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How to Make Chicken Bouillon Powder in the Oven or Dehydrator

Watch the How to Make Chicken Bouillon Powder in the Oven or Dehydrator video

In this video, you’ll learn how to make chicken bouillon powder in the oven or dehydrator. With this easy process, you can create shelf-stable bouillon and store it for up to one year in your pantry.

To make bouillon powder, you can use broth, stock, or bone broth. Whatever you start with, your bouillon will turn out great. (Check out my earlier video to learn about the difference between broth, stock, and bone broth and how to make them.)

Why Homemade Bouillon Powder

Bouillon powder of any kind—beef, chicken, or vegetable—is an essential ingredient to have in your pantry. Unfortunately, store-bought bouillon contains assorted chemicals, preservatives, and artificial colorings that we don’t want to bring into our traditional foods kitchen.

So what can you do? Make homemade bouillon powder by following this easy and affordable printable recipe. Making chicken bouillon powder is especially economical if you use your homemade Roast Chicken Bone Broth as the base. Roast chicken bone broth only costs pennies a jar to make since you use the carcass of a roast chicken—something many folks throw out—to make your bone broth.

Bouillon is a Real Space Saver

One of my favorite reasons for making homemade chicken bouillon powder is because of the storage space it saves in your kitchen. Once dehydrated, one cup of chicken broth, stock, or bone broth reduces down to approximately one tablespoon of powder! For example, you can easily store several bottles of homemade broth as shelf-stable bouillon in your pantry.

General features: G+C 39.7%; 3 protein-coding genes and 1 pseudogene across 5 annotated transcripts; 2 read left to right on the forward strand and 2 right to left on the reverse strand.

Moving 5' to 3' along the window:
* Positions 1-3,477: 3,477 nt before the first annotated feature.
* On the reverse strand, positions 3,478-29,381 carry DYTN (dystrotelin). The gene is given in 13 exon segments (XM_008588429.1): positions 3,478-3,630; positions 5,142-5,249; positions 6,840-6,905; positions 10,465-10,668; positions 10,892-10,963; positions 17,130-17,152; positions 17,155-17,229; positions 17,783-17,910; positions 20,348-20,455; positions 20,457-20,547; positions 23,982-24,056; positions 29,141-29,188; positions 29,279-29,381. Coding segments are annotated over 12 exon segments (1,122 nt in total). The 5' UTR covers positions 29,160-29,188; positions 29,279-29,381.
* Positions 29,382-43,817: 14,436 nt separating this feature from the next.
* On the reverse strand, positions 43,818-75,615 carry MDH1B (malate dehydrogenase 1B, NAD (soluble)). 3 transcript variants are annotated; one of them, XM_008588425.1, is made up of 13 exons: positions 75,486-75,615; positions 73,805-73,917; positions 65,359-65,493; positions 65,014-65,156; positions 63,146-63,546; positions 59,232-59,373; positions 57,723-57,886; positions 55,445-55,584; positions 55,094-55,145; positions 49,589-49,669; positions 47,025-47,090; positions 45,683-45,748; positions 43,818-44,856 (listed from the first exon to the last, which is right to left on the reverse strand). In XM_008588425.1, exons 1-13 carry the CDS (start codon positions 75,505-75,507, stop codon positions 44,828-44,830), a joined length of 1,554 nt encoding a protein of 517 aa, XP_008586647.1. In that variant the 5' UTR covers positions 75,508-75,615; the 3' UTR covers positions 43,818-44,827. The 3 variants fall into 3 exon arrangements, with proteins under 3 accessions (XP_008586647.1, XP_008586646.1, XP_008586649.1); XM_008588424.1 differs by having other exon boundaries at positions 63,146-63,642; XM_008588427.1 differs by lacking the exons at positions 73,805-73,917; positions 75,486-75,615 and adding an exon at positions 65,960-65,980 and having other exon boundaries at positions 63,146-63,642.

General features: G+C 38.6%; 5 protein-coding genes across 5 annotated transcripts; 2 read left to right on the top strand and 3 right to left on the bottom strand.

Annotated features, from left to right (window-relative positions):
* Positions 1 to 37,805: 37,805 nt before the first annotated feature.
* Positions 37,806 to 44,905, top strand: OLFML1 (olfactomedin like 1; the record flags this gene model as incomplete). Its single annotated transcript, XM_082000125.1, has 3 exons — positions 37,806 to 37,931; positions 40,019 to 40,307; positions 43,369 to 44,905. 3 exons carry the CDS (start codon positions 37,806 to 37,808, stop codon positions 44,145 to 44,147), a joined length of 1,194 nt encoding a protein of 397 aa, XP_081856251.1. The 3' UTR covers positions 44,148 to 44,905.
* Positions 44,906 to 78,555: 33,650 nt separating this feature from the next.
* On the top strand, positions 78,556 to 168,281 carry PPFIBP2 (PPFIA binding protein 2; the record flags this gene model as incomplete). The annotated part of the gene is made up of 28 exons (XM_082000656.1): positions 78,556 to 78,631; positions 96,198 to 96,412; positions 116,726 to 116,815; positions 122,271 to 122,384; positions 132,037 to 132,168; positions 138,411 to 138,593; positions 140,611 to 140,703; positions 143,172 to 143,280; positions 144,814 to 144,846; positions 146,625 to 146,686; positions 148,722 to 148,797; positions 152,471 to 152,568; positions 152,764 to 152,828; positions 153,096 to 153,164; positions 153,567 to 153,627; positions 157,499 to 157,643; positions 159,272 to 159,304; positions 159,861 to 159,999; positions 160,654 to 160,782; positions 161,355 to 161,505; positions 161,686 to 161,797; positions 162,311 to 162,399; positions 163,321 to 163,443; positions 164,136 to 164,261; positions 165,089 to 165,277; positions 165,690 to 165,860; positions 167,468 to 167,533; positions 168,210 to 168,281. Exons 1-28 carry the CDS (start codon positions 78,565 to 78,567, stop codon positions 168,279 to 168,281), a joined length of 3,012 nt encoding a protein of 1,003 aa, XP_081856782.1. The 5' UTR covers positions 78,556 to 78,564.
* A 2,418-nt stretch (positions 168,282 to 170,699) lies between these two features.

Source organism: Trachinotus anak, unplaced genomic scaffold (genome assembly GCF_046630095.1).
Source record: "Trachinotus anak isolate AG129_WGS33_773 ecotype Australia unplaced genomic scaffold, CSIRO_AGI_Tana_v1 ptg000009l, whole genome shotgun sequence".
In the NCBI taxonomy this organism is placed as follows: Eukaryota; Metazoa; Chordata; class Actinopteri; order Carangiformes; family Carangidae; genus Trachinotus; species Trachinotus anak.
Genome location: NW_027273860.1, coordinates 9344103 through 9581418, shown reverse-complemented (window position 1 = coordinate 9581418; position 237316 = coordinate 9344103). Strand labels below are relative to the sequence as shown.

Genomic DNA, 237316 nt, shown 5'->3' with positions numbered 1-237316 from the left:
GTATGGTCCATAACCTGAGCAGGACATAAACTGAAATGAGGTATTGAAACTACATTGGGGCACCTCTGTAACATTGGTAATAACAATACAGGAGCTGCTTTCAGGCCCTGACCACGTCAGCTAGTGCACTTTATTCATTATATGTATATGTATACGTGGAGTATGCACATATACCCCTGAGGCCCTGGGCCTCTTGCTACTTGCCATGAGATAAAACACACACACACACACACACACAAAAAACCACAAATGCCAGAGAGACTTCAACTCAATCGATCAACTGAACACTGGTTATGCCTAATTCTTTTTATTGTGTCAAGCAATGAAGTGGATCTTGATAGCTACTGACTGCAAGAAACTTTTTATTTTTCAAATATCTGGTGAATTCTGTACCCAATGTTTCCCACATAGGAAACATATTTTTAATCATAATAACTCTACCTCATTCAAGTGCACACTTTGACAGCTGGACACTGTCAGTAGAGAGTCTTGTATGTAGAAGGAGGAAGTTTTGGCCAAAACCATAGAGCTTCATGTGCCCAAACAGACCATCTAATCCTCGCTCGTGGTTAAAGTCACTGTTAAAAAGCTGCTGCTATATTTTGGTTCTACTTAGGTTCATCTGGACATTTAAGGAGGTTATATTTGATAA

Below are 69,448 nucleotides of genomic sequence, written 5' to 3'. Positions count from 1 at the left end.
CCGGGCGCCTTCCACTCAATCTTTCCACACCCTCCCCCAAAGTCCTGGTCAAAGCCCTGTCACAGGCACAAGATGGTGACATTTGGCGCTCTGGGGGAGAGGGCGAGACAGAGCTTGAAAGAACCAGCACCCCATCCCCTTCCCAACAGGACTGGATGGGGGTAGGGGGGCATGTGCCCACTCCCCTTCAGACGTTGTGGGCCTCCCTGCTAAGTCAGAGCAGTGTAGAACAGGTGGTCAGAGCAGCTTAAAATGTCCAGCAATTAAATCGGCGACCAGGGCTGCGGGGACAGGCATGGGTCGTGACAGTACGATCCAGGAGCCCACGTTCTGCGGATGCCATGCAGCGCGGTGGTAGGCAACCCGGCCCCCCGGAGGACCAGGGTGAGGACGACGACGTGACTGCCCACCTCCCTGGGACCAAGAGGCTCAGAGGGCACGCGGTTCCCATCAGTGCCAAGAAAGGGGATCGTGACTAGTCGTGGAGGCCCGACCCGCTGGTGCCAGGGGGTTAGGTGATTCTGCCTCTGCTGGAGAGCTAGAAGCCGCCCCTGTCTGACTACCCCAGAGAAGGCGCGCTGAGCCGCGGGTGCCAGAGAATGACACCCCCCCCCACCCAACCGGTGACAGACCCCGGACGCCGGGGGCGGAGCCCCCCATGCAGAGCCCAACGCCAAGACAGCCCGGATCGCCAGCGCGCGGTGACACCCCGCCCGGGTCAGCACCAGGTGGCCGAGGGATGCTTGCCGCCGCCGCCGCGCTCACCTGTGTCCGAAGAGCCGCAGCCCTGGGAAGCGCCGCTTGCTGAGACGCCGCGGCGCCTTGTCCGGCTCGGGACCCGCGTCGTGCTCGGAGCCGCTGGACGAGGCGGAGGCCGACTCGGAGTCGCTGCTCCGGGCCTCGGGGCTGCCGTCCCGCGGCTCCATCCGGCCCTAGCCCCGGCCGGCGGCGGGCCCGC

I have found the best way to store bouillon is in canning jars with an oxygen absorber. This handy insert will help keep out moisture.

If you want to take another step to further extend the shelf life of your bouillon, use a FoodSaver device to extract as much air out of the jar as possible. My favorite is the reasonably-priced, handheld FoodSaver Vacuum Sealer (or the newer version) with the FoodSaver Jar Kit. (Watch my recipe video to see how to use the FoodSaver.)

How to Use Chicken Bouillon Powder

You can easily rehydrate your Chicken Bouillon Powder by adding it to a cup with hot water. Alternatively, you can add a teaspoon or tablespoon of your bouillon right into your soup pot as a base for soups or stews. You can also mix your bouillon into your gravies or casseroles—wherever you want to add a chicken flavor. It’s very versatile!

More Bouillon Videos

Now that you’ve learned how to make chicken bouillon, check out the videos below where I share with you how to make beef and vegetable bouillon powders too!

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Chicken Bouillon Powder

5 from 1 vote
Prep: 5 minutes
Cook: 0 minutes
Drying Time: 10 hours
Total: 10 hours 5 minutes
Yield: 16 tablespoons
Make chicken bouillon powder in the oven or dehydrator.

Equipment

  • Oven or dehydrator
  • Half-size baking sheet (multiple)
  • Parchment paper or shallow baking dish (multiple)
  • Dehydrator fruit leather trays, optional (multiple)
  • Canning jar or another type of jar with a lid
  • Foodsaver equipment, optional

Ingredients

  • 16 cups Bone broth, broth, or stock that has been de-fatted
  • Salt, optional

Instructions 

Oven Method

  • Pour 1 cup of bone broth, broth, or stock into each of your (1) shallow baking dishes or (2) homemade baking dishes that you placed on a baking sheet. (See video to learn how to create a homemade baking dish from parchment paper.)
  • Place baking sheets with baking dishes into a pre-heated oven at the oven's lowest possible temperature setting. The oven temperature should be somewhere between 150°F and 200°F.